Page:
When Gov. Alexander Gallatin McNutt was inaugurated in January 1838, Mississippi was entering a period of severe economic depression that lasted through both of his two terms. Although as a member of the State Senate McNutt had opposed the bill creating the Union Bank, as governor he signed the bill into law in the hope that the new financial institution could ease Mississippi’s depressed economy. Those hopes were dashed, however, when the bank failed in 1839. McNutt was then forced to take a stand on the question of honoring or repudiating the state bonds that had been invested in the earlier Planters Bank as well as those invested in the Union Bank. That question became one of the most volatile political issues in antebellum Mississippi.
Because the state treasury was depleted, McNutt believed that Mississippi had no alternative but to repudiate the bonds. His position prevailed, and the legislature declared that they would not be honored. The repudiation of those bonds remained a political issue until the 1890 constitution prohibited the state from redeeming the bonds.
McNutt had migrated to Mississippi from Rockbridge County, Virginia, where he was born on 3 January 1802. After graduating from Washington College (now Washington and Lee University), McNutt moved to Jackson, where he practiced law briefly before moving to Vicksburg. In 1833 he married Elizabeth Cameron, the wealthy widow of his business partner, and acquired a large plantation along Deer Creek in Warren County. Opponents at times derided him as “Alexander the Great McNutt” and ridiculed his lack of personal courage because he had never fought a duel.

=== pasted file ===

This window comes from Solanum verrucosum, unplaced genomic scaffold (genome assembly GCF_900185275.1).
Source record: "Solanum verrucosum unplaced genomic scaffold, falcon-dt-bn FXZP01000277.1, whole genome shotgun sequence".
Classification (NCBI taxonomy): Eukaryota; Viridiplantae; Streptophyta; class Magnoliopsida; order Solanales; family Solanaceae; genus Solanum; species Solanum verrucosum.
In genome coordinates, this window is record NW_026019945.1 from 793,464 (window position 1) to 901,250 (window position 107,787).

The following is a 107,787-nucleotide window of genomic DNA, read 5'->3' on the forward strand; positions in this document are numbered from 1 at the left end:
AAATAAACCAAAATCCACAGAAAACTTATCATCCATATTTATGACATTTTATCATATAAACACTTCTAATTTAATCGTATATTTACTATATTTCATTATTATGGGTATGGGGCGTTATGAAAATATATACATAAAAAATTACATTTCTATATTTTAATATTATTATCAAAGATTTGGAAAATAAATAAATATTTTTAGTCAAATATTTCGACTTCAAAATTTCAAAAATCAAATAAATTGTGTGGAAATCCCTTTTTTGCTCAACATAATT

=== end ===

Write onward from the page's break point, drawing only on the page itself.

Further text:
McNutt, a large man, was a gifted speaker and an accomplished though little known humorist who published a number of very popular hunting tales in the New York Spirit of the Times, which had forty thousand subscribers and was popular in the Old Southwest. His writings included tales of frontier life, and his characterizations of frontiersmen resembled the better-known Georgia Scenes by Augustus Longstreet. Two of McNutt’s most famous characters were Chunky and Jem. On one occasion, after whipping a black panther, Chunky boasted, “I walks on water, I out-betters the deer, and when I get hot the Msppi hides itself.”
McNutt ran unsuccessfully for the US Senate in 1842. While trying to make a political comeback, he died on the campaign trail at Cockrum’s Crossroads in De Soto County on 22 October 1848. At one time, the Sunflower County seat was McNutt, but when Leflore County was established, the county seat was moved to Greenwood, and the town of McNutt gradually became extinct.
- Bradley G. Bond, Political Culture in the Nineteenth-Century South: Mississippi, 1830–1900 (1995)
- Mississippi Official and Statistical Register (1912)
- Dunbar Rowland, Encyclopedia of Mississippi History, vol. 2 (1907)